By Declan McCullagh and Anne Broache
Staff Writer, CNET News.com
update WASHINGTON--Broadband providers and Internet phone companies will have to pick up the tab for the cost of building in mandatory wiretap access for police surveillance, federal regulators ruled Wednesday.
The Federal Communications Commission voted unanimously to levy what likely will amount to wiretapping taxes on companies, municipalities and universities, saying it would create an incentive for them to keep costs down and that it was necessary to fight the war on terror. Universities have estimated their cost to be about $7 billion.
"The first obligation is...the safety of the people," said FCC Commissioner Michael Copps, a Democrat. "This commission supports efforts to protect the public safety and homeland security of the United States and its people."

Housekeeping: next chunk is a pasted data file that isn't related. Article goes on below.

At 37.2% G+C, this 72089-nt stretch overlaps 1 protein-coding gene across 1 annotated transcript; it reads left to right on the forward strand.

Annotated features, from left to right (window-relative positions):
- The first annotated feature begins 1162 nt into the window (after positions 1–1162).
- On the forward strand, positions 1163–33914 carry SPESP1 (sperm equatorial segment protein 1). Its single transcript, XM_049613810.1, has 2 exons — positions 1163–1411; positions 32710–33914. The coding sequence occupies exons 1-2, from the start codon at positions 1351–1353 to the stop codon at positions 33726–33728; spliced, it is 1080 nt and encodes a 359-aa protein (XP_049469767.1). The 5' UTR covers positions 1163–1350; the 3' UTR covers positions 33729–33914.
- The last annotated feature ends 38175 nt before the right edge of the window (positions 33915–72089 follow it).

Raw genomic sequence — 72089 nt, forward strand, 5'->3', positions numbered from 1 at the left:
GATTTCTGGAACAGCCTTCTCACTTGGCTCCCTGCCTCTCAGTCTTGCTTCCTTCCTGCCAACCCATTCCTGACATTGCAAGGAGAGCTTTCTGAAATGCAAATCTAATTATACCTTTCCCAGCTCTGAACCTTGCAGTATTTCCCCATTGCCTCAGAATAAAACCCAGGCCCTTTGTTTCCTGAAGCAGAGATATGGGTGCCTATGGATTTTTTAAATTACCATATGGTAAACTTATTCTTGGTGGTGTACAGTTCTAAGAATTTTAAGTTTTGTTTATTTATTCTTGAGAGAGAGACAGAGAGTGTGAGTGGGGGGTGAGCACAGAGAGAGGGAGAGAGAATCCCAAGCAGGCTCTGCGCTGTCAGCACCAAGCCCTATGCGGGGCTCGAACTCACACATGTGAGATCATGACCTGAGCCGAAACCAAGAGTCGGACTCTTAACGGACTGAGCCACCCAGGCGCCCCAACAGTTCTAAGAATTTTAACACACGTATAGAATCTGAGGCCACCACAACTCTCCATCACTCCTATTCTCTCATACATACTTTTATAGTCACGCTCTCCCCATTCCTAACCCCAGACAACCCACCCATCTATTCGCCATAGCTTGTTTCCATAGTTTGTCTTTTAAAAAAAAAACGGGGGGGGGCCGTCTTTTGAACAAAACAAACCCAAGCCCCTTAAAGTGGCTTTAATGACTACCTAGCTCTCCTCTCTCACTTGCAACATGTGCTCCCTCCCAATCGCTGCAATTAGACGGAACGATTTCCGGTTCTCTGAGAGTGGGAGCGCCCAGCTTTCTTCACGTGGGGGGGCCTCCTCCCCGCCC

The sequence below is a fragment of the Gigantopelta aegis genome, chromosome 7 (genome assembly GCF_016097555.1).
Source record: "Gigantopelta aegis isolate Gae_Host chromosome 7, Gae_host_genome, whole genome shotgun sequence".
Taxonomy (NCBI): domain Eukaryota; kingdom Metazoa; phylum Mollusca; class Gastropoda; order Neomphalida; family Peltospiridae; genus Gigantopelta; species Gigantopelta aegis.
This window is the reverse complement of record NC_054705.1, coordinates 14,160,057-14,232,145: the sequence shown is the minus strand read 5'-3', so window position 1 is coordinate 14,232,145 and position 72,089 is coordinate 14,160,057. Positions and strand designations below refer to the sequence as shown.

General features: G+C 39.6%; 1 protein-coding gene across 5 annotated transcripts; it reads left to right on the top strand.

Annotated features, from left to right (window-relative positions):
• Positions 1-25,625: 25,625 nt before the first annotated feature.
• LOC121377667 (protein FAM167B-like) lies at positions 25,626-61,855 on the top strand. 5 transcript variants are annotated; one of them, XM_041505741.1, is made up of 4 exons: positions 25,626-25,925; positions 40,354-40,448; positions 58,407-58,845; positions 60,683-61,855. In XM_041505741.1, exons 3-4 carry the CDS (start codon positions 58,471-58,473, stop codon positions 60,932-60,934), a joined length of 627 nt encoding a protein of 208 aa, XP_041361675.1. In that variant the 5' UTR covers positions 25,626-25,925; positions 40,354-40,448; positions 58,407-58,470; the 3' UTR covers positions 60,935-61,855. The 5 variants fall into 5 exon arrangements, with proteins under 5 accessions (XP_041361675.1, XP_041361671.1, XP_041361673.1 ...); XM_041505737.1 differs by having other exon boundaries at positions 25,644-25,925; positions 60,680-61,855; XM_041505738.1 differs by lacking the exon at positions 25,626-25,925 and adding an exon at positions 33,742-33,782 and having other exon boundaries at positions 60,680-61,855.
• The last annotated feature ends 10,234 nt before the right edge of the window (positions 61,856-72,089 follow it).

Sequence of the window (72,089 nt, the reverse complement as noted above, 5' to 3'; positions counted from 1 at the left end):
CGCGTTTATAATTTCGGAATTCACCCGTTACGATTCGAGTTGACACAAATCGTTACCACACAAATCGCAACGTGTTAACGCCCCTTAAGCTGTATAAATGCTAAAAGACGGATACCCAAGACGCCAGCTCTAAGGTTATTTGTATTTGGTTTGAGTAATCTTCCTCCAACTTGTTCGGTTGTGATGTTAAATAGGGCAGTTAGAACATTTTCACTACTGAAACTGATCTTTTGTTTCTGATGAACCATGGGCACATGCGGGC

Federal police agencies have spent years lobbying for mandatory backdoors for easy surveillance, saying "criminals, terrorists and spies" could cloak their Internet communications with impunity unless centralized wiretapping hubs become mandatory. Last year, the FCC set a deadline of May 14, 2007, for compliance. But universities, libraries and some technology companies have filed suit against the agency, and arguments before a federal court are scheduled for Friday.
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